It's that time again kids. For this subscribers episode I've brought in two guests to discuss the highly influential and overlooked counterculture of the 1980s. Both are returning. They are musician and author Samuel Vandiver of the experimental electronica/folk outfit Corwin Trails; and writer, researcher, and activist Edmund Berger, author of Uncertain Futures: An Assessment of the Conditions of the Present and the forthcoming Acceleration: Utopia Currents from Dada to the CCRU.
For those of you who have heard my prior shows with Ed on postmodernism and the Cybernetic Culture Research Unit, then you know this man is well versed on all things underground. But Sam is especially qualified: He was the neighbor and friend of legendary Feral House publisher Adam Parfrey. Through his relationship with Adam, Sam acquired an unique, insider perspective on many of the figures up for discussion.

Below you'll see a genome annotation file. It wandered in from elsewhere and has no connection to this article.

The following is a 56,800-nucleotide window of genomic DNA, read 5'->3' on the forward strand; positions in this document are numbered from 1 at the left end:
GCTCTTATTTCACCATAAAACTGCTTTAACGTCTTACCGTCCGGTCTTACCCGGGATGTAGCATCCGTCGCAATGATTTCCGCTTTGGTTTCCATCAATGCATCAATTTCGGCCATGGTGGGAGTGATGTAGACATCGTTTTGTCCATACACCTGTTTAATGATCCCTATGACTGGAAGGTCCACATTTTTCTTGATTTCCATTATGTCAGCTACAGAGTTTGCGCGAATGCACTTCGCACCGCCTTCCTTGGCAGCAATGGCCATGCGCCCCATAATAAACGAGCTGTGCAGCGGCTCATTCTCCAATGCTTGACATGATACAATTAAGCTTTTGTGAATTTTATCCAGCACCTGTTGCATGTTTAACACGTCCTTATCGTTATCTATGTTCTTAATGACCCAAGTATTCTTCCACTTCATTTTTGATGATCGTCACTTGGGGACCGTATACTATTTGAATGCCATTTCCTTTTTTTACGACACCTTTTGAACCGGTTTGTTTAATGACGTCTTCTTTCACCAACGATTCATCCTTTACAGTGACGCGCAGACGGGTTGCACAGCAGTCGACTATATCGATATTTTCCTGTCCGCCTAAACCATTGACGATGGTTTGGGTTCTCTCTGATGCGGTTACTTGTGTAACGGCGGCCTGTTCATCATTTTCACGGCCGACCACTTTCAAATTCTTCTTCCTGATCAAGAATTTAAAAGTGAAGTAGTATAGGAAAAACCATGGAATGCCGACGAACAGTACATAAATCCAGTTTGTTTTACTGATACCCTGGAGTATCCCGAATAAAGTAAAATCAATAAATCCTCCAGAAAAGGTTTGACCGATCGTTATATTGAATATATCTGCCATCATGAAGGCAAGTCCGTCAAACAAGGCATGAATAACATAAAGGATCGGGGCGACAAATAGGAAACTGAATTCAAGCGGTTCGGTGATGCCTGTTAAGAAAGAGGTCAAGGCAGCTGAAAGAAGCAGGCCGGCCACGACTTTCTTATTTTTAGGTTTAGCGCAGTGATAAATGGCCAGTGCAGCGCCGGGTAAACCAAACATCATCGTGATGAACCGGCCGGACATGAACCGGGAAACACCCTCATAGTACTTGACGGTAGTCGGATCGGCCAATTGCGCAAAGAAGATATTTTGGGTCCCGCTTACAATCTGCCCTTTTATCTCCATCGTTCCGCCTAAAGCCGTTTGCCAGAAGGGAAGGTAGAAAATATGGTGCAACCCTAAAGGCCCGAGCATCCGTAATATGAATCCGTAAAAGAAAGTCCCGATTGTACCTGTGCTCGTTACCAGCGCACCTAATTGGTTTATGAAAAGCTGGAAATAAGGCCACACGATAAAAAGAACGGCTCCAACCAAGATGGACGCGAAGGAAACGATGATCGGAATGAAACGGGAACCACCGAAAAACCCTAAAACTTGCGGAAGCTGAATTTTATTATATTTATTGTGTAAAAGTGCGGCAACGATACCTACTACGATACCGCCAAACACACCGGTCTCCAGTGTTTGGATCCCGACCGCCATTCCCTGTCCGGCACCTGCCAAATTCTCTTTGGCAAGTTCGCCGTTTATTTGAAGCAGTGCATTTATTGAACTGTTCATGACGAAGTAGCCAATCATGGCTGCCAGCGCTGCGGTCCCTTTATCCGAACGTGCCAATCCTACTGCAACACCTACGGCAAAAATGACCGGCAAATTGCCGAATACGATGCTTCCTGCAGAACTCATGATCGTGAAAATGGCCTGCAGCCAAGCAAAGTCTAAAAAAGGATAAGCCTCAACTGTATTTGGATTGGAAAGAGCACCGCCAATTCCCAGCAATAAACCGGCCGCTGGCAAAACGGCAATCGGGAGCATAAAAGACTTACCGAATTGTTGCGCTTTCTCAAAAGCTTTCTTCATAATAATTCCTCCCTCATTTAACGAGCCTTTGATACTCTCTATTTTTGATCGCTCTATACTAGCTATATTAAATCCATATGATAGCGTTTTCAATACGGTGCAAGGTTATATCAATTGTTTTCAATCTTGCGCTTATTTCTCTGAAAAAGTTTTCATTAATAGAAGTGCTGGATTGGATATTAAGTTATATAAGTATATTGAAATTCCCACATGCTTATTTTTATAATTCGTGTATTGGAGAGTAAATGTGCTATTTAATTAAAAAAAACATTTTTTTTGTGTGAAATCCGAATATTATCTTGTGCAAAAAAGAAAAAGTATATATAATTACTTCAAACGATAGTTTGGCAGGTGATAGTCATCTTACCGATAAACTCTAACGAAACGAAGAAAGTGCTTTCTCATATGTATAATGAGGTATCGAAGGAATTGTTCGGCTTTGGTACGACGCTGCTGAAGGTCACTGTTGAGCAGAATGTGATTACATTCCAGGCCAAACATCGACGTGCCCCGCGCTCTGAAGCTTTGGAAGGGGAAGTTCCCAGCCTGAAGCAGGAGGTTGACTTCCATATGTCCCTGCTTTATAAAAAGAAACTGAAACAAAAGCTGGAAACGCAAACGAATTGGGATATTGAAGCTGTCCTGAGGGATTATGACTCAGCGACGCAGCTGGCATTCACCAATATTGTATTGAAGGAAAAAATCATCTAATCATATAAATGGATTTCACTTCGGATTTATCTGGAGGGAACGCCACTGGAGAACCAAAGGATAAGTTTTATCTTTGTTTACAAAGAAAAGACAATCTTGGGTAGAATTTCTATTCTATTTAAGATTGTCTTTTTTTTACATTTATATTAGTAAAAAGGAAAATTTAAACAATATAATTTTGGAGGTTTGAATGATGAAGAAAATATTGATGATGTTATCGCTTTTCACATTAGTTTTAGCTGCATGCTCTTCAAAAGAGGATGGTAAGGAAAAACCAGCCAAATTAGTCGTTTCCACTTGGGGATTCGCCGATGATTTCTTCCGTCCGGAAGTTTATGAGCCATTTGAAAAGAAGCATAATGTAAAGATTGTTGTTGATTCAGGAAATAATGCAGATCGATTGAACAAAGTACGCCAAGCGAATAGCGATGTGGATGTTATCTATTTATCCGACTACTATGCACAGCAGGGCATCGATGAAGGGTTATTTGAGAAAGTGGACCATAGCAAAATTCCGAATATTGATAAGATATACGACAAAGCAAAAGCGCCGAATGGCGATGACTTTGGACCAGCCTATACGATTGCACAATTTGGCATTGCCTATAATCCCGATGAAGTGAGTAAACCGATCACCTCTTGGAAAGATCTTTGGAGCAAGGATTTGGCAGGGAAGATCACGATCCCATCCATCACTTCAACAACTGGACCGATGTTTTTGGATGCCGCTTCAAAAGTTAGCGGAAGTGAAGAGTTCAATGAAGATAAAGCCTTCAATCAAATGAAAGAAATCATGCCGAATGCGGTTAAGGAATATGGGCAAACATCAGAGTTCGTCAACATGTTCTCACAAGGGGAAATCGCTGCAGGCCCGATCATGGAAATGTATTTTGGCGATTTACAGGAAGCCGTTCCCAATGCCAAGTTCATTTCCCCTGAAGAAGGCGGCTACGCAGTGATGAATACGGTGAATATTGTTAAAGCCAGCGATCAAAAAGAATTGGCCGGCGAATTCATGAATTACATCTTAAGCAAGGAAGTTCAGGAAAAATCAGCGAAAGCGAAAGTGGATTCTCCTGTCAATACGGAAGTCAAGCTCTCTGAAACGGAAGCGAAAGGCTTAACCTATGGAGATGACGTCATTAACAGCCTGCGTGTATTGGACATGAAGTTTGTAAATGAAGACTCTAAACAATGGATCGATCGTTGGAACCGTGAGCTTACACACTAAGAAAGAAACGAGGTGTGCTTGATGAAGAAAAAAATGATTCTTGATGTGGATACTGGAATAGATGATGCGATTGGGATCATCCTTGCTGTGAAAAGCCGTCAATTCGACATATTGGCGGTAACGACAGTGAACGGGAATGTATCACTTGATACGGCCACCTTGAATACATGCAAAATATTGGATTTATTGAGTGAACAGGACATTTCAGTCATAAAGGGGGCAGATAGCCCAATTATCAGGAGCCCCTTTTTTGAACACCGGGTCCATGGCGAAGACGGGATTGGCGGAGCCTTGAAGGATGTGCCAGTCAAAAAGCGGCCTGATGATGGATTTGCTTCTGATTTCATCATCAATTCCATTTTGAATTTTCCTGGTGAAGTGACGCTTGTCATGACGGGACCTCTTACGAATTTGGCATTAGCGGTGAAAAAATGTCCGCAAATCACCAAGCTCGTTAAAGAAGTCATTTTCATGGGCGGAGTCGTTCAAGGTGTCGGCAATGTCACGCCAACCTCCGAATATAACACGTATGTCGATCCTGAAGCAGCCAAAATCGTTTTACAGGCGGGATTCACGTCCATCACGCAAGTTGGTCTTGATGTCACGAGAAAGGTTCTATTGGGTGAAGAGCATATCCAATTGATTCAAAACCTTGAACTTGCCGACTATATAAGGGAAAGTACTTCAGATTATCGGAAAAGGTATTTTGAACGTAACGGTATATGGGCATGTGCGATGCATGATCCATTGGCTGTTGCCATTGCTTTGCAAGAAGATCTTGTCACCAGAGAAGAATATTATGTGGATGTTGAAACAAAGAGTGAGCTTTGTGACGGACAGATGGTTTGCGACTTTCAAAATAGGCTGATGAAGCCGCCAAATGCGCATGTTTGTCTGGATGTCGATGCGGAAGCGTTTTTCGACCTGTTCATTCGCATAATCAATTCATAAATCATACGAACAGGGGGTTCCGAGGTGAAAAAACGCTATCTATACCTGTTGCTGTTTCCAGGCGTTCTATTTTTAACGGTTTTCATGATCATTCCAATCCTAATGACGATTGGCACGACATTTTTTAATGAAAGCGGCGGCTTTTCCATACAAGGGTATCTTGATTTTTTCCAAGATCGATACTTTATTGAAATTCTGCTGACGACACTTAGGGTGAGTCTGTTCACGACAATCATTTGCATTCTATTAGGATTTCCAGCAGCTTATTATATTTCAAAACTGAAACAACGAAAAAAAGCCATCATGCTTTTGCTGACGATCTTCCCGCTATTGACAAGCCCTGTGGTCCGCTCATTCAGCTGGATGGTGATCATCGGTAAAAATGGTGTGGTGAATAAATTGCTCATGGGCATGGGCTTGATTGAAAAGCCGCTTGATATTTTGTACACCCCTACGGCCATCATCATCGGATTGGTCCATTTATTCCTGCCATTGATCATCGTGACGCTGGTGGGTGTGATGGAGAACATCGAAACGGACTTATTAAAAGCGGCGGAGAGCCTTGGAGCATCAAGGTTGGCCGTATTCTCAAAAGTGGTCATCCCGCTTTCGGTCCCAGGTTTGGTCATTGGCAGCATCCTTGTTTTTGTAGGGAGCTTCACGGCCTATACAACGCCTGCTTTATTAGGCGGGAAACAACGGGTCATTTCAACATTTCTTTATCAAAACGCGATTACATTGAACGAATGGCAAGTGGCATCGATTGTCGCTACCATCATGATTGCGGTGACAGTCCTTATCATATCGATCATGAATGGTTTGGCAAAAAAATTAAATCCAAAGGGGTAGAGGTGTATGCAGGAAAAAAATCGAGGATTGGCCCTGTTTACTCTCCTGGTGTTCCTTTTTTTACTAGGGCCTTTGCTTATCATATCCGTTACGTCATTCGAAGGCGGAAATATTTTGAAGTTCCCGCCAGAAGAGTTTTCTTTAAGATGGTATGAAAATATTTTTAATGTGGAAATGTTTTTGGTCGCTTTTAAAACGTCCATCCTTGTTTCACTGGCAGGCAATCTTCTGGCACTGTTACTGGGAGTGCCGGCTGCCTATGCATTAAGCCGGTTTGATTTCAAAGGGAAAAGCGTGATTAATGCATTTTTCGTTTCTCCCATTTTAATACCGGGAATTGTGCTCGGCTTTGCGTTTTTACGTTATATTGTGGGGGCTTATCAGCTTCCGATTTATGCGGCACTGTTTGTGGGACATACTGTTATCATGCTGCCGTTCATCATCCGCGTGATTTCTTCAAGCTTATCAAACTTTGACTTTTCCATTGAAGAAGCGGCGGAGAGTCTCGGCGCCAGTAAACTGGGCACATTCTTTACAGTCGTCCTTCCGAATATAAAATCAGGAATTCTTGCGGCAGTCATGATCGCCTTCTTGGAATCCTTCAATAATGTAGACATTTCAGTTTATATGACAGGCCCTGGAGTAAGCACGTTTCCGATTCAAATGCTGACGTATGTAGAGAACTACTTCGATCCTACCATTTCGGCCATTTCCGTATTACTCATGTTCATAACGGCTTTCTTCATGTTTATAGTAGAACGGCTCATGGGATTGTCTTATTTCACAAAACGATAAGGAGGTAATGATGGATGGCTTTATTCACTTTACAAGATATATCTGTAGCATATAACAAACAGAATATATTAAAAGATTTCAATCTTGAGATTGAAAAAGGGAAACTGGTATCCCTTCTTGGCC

If you like your Farm's philosophical, this is the one for you. We begin with an epic discussion of the infamous French thinker Georges Bataille and his heavy influence on 80s counterculture. Sam provides specific insights into the influence that Bataille had on Parfrey and his early efforts. From there, we go into a rundown of Situationism and how this lineage continued into the 1980s through the efforts of figures such as Bob Black.
The mid-point of our discussion revolves around two curious currents from the 1980s: the Neoism and the Abraxas Foundation. Ed traces the tangled history of the former, including it's most recent ties to QAnon. Sam tackles the complex history of Abraxas and it's successors in the alt-right. To wrap up, we engage in a fascinating discuss over whether the legendary figure of James Shelby Downard was a "hyperstition' crafted by Parfrey, Michael A. Hoffman II, and company.